Linking Renewable Energy to Rural Development

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In many OECD countries, governments have invested large amounts of public money to support renewable energy (RE) development and are requiring significant quantities of it to be sold by energy providers. But what are the economic impacts of these policies on the rural regions where deployment takes place? How can RE bring the greatest benefit to host regions? These are some of the questions explored by this study. Drawing on case studies in 16 regions within 10 countries, the research finds that while RE indeed represents an opportunity for stimulating economic growth in rural communities, its development benefits are not automatic. Realising them requires a complex and flexible policy framework and a long-term strategy, as well as a realistic appreciation of the potential gains from RE deployment.  Making a positive connection between RE development and local economic growth will require more coherent strategies, the right set of local conditions, and a place-based approach to deployment.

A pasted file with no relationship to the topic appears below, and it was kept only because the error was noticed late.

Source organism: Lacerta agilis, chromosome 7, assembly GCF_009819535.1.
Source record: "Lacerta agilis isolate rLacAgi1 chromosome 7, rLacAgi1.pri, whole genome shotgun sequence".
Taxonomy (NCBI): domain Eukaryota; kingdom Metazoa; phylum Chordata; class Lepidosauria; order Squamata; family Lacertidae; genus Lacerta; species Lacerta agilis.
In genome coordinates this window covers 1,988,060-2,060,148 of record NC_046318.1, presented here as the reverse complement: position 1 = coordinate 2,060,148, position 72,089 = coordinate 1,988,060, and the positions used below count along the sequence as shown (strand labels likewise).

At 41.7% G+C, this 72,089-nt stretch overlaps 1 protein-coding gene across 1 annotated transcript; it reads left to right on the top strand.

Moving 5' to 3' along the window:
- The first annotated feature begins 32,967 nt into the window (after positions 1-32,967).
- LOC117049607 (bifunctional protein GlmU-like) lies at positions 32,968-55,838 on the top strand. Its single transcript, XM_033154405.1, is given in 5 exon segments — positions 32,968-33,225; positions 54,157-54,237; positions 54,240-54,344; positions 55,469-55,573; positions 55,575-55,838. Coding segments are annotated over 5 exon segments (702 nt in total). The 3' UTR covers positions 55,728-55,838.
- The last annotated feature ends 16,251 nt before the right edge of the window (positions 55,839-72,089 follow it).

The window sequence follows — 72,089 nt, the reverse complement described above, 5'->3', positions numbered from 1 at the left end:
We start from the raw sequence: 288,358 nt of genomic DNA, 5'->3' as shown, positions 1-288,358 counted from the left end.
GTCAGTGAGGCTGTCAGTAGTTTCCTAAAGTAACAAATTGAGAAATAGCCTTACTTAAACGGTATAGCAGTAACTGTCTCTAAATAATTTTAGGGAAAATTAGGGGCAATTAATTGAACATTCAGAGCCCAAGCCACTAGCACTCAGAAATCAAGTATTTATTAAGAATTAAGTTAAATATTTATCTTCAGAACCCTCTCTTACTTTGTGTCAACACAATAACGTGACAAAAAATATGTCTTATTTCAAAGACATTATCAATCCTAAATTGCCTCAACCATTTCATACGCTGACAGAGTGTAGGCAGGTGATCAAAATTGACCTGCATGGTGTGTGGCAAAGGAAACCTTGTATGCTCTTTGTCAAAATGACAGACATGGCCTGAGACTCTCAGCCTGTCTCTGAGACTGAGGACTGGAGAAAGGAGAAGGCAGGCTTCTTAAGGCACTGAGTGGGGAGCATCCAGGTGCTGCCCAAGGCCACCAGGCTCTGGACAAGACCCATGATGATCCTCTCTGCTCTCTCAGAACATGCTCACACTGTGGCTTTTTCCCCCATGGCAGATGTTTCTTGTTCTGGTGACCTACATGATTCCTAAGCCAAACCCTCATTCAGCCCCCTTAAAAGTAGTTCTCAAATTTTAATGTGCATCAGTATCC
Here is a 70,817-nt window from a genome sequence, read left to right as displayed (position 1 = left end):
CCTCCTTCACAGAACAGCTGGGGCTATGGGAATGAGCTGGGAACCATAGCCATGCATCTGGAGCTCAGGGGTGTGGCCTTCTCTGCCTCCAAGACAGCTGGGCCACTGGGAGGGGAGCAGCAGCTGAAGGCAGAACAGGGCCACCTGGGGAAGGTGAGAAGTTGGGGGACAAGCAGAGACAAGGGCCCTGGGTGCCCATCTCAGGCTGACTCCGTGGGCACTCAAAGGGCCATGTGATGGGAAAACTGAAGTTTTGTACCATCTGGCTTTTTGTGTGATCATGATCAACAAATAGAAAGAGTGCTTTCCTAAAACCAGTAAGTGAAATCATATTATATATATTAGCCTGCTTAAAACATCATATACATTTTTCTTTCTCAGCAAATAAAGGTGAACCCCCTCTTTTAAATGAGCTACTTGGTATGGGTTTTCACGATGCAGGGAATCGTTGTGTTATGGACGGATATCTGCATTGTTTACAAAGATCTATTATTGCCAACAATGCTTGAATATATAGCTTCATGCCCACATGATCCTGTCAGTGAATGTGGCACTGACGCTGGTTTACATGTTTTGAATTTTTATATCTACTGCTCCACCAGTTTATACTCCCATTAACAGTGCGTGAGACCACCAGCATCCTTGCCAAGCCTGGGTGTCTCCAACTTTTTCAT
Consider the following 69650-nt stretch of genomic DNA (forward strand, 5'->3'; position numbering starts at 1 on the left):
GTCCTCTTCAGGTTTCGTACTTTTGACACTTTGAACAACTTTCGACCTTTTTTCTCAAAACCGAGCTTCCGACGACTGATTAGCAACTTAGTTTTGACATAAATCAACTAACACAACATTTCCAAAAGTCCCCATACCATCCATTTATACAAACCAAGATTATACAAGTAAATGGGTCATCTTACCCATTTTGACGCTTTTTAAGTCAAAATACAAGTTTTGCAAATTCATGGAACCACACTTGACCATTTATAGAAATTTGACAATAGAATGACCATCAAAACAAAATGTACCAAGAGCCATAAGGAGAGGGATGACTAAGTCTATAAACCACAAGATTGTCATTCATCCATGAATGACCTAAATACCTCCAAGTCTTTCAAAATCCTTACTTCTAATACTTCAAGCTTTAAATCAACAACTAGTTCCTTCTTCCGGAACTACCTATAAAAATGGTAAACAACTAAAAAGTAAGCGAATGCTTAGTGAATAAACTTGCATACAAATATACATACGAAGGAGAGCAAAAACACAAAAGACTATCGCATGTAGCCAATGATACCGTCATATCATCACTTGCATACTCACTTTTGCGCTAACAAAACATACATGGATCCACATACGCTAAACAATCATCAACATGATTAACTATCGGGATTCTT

Québec, Canada

Due to its vast territory, “rural” is a diverse concept in Québec. The province covers approximately 1.5 million km2 and is home to 7.7 million people; about 23% of the population of Canada (Table 7.1). Average population density is very low but the bulk of the population is concentrated in urban centres in the south of the province: Montréal, Québec City, and Gatineau together are home to 80% of Québec’s population. Despite this demographic concentration, there is no clear urban-rural dichotomy but rather a range of different degrees of rurality.


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